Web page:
Development and Functioning of Very Low Birth Weight Infants from Infancy to School Age

The PIPARI study is a prospective follow-up study launched in Turku University Hospital in 2001 that follows the development of 478 children (232 very preterm infants, 246 full-term control children) from birth to school age.​ The developmental follow-up of the high-risk children is important in order to provide families with children born very preterm with reliable information on the child’s survival in early childhood and at school age. Research is also important for society: studies based on sufficiently large patient data and long-term follow up is needed in order to best use the resources available to society.

The aims of the PIPARI research project are:

  •  to examine the effects of fetal risk factors on the long-term outcome
  •  to analyse the effects of different treatment modalities used in the neonatal intensive care on the long-term outcome, and to improve the medical care based on research evidence
  •  to apply new brain imaging techniques and find out their clinical value in follow-up as prognostic tools
  •  to examine the clinical value of early neurological and behavioural assessment methods as diagnostic and prognostic tools
  •  to investigate the trajectories of early linguistic, communicative and cognitive development by repeated follow-up examinations up to school age
  •  to assess the characteristics of the interaction between preterm infants and the caregivers, and to find out its significance to the child’s later development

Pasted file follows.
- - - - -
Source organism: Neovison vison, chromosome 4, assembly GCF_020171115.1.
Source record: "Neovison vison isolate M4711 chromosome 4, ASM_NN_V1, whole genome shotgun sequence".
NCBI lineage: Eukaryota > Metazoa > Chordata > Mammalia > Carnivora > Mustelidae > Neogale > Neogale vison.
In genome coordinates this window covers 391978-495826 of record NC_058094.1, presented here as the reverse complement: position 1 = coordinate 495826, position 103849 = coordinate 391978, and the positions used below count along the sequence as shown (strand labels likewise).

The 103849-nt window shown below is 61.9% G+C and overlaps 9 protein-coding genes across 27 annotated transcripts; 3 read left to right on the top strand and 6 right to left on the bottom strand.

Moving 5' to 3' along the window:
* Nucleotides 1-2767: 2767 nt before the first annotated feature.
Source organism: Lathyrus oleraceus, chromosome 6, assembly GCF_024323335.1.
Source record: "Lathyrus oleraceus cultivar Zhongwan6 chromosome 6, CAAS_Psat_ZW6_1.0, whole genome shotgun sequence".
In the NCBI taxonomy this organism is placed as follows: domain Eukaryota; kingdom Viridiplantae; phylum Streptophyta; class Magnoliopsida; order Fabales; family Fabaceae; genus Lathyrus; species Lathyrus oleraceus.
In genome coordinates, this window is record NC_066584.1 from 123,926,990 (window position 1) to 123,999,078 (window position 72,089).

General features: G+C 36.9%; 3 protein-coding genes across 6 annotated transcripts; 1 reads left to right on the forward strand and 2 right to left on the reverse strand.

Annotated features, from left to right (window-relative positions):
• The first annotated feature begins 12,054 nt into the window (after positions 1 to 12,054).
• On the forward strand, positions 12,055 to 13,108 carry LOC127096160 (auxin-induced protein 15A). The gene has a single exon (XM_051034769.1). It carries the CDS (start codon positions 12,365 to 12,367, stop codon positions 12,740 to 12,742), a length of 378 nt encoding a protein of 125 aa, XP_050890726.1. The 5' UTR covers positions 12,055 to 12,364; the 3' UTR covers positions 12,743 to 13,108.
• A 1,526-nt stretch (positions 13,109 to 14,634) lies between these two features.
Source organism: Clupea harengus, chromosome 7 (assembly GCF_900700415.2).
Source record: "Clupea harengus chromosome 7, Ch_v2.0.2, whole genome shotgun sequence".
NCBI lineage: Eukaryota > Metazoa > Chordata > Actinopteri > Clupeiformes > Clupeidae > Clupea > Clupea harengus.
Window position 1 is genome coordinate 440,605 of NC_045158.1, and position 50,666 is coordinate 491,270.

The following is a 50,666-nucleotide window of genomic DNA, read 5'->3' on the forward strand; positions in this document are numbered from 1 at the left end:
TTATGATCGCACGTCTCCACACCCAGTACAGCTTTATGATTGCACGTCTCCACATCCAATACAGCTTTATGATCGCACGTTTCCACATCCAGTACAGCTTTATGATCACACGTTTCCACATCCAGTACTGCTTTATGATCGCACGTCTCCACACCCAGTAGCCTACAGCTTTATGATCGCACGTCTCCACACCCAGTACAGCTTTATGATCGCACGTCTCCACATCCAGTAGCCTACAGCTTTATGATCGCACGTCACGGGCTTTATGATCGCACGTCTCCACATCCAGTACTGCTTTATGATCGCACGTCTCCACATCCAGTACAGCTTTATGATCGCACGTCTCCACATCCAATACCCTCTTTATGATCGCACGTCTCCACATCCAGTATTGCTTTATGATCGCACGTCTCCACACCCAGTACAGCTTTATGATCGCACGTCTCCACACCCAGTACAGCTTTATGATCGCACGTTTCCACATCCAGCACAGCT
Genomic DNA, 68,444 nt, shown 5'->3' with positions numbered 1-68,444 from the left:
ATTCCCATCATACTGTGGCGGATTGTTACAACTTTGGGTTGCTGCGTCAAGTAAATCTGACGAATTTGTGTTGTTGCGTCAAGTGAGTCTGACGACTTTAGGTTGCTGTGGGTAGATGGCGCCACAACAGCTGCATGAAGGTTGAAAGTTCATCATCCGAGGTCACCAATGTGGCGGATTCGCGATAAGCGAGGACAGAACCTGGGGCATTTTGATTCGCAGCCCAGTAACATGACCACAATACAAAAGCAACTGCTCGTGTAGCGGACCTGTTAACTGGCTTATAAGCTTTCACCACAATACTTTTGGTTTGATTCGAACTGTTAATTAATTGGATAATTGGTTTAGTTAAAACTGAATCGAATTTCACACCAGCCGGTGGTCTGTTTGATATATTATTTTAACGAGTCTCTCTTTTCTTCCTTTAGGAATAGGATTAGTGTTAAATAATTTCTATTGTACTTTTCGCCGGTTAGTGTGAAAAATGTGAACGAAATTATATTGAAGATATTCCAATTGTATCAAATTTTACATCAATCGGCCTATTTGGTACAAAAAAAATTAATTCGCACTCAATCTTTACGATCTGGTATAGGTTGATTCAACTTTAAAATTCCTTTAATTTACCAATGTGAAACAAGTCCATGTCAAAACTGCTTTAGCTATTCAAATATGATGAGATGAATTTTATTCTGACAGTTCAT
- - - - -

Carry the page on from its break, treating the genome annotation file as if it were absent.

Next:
The ongoing study project at the age of 17 aims to:

  • Study the executive functions that can affect learning difficulties and academic achievements.
  • study emotional and behavioural problems, the occurrence of alexithymia, social skills, and loneliness.
  • study language skills.
  • study the health-related quality of life.
  • study sexuality and the relationship with one’s own body, substance abuse behaviour and media use.
  • study how young adults born very preterm feel that they have received care from their parents during their lifetime.

PIPARI-SWAT (Study Within a Trial):

The study is part of the follow up at 17 years of age. The aim of the study is to find ways to improve the participation of preterm children and their families and controls in long-term follow up. The aim is to increase the participation rate, shorten the response time and reduce the number of reminders required. This is important in clinical research for selection bias and an ethical reasons, and at the same time research resources can be saved and redirected elsewhere.

ePIPARI – digital follow-up of preterm infants:

The aim of the study is to determine whether the development of infants born <34 weeks of gestation can be reliably followed up using digital methods. The goal is that more infants born preterm can be followed, and that resources and support measures can be targeted for those who need them most. ePIPARI digital platform includes multidisciplinary developmental follow-up system for preterm children from term age until two years of corrected age. In addition, ePIPARI provides families with video material on the child’s normal age-appropriate development.